THE BLOG
10/22/2014 03:52 pm ET Updated Dec 22, 2014

Robert Peace and the Educational Reform Movement

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How can a brilliant man who received a rigorous education at a private school and graduated from Yale University end up living in poverty and shot dead for dealing drugs in Newark? That is the question I grappled with as I read The Short and Tragic Life of Robert Peace by Jeff Hobbs.

There is no question that Rob Peace was brilliant. School was his place to shine. His test scores were always excellent. So he would be the perfect example of what the educational reform movement hopes to accomplish by standardizing education through the Common Core curriculum and making teachers and schools accountable for educating every child, regardless of socioeconomic inequality. Except he wasn't.

As Hobbs explains, there was also Shawn Peace, the name Rob was known by in Newark. In that part of his life, he was the child of a single mother who struggled to provide him with food and safe housing. His father was in jail, convicted of murder. Marijuana, both consuming and selling it, was part of his everyday life. And without the structure of school, he had no idea how to live in a world outside of the one in which he grew up.

Ironically, while I was reading this book, I had the opportunity to attend a lecture by Alex Kotlowitz, author of There are no Children Here. When this book was published in 1992, I was totally moved by the plight of the two boys and their family in Chicago's Henry Horner housing project. Connections for the Homeless, a local organization that works to provide stable housing for some of the 639 kids in Evanston, Illinois who do not have homes, sponsored the lecture.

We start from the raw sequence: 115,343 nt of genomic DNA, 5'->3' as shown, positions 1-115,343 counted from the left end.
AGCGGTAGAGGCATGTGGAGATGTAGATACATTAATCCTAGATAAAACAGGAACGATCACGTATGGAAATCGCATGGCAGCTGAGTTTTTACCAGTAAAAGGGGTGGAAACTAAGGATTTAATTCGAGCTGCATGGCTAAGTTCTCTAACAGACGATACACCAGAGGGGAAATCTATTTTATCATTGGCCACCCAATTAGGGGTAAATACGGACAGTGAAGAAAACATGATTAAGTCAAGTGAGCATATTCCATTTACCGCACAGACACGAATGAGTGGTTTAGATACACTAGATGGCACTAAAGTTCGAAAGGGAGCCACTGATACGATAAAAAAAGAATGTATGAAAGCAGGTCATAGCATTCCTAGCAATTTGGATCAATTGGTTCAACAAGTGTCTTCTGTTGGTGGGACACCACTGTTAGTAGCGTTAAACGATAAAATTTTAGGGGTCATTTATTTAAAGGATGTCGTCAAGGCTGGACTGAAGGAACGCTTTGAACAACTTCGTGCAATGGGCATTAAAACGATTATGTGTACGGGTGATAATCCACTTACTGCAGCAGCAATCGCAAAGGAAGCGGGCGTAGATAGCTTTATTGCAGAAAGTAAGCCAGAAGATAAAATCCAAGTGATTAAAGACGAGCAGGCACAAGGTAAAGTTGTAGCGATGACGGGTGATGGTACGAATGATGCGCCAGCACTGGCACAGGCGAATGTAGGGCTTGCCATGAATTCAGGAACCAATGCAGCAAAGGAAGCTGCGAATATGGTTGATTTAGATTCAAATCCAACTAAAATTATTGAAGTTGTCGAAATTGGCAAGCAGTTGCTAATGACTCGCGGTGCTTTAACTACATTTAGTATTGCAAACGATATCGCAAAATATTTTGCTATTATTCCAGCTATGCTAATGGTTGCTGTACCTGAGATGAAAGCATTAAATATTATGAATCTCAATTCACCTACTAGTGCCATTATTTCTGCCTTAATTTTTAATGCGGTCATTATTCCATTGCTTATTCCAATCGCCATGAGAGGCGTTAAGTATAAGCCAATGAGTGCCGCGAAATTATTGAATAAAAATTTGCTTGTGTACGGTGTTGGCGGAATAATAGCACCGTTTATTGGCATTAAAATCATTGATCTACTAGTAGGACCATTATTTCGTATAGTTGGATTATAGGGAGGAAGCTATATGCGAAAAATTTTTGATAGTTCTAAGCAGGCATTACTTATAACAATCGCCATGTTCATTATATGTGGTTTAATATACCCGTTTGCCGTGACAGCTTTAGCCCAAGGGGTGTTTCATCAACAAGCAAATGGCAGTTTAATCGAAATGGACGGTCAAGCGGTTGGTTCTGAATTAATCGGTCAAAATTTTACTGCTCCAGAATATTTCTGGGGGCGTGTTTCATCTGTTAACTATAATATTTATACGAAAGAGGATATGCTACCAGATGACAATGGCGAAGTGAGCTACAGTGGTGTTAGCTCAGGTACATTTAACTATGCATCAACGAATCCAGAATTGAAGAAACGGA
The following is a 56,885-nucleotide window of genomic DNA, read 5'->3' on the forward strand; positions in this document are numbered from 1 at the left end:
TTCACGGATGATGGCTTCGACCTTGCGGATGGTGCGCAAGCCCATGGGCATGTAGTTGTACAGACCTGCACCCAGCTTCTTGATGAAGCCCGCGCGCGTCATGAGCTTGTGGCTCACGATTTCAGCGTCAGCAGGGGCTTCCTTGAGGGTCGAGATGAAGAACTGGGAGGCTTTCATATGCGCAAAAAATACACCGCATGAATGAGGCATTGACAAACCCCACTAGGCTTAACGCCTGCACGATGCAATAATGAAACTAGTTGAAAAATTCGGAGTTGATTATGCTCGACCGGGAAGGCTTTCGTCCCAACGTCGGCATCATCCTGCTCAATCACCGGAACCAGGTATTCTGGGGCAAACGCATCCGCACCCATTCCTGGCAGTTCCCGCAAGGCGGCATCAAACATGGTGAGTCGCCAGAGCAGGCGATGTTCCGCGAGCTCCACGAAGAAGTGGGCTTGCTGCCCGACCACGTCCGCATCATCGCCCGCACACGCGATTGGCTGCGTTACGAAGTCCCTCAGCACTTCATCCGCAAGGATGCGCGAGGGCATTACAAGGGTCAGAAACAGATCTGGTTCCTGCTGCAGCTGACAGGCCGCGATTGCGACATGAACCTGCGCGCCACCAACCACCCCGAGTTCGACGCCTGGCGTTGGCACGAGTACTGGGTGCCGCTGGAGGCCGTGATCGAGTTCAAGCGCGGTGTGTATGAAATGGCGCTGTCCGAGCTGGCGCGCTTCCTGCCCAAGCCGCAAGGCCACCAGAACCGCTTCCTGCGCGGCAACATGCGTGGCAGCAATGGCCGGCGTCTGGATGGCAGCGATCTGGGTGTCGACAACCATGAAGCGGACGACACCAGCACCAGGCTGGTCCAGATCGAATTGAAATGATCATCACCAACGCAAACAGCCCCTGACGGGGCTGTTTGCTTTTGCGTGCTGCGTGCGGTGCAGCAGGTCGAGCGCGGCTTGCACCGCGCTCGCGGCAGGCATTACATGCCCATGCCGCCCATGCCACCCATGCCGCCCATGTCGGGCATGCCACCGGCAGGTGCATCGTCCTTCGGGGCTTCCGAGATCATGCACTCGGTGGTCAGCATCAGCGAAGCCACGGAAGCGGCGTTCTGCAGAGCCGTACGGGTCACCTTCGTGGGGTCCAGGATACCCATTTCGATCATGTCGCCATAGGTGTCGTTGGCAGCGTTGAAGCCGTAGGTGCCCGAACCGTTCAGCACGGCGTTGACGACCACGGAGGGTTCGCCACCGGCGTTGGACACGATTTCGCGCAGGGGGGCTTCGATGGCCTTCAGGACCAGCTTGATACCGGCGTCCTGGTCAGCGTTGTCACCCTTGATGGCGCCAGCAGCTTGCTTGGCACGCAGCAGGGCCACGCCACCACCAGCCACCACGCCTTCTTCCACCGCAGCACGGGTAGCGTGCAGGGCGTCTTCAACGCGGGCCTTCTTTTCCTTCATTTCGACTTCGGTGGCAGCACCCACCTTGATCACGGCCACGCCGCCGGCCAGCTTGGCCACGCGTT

Kotlowitz spoke of how inequality, poverty, racism, violence, and hunger make it difficult for kids to benefit from educational opportunities alone. In the 20 plus years since his book was published, things have gotten even worse. Poverty has become an entrenched way of life and the sense of community has unraveled. People no longer trust their neighbors, the culture of meaningful work has vanished, and foreclosed and boarded up homes (18,000 in Chicago since 2011) have degraded neighborhoods. He referenced what Mother Teresa called "the poverty of the spirit."

As I listened, I wondered what had happened to the boys Kotlowitz wrote about in his book, Pharoah and Lafayette. Sadly, the brothers, now 36 and 33, both served time in prison. You can read the full story HERE and HERE. Like Rob Peace, they could not escape the drug culture and violence in which they were raised. Despite having a mother who tried her best and despite Kotlowitz's efforts to help them, their lives assumed the trajectory of their peers.

Kotlowitz and Hobbs discuss the similarities in the stories they told in a review published by Barnes and Noble, Where Empathy is Born. Hobbs shares how his Yale roommate's 2011 death set him on a quest to understand how a brilliant man given so many educational advantages could end up dead from dealing drugs in Newark. While receiving an excellent education opens many opportunities for success in life, sometimes the overriding issues of inequality and poverty prevent people like Rob Peace from living up to their potential.